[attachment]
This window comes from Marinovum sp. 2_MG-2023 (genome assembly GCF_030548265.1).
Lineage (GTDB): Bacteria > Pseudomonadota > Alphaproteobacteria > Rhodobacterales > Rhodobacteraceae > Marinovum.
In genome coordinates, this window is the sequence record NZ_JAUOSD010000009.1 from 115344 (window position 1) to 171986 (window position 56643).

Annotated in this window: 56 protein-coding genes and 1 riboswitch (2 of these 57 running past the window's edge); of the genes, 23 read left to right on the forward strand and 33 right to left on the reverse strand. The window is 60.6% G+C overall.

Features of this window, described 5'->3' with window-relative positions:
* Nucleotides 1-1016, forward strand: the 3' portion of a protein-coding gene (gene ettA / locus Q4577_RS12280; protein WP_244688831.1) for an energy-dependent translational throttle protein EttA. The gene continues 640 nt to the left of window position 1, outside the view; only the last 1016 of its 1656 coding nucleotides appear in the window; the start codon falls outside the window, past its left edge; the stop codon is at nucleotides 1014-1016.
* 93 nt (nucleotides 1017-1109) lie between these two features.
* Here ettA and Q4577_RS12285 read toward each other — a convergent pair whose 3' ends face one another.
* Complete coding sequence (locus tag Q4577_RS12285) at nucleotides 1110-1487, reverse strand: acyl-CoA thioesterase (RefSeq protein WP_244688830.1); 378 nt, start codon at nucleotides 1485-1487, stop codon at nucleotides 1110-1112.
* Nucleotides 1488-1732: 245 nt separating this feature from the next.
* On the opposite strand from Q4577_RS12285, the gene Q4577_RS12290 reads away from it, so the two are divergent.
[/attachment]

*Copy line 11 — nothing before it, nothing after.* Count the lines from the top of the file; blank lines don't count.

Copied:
* On the opposite strand from Q4577_RS12285, the gene Q4577_RS12290 reads away from it, so the two are divergent.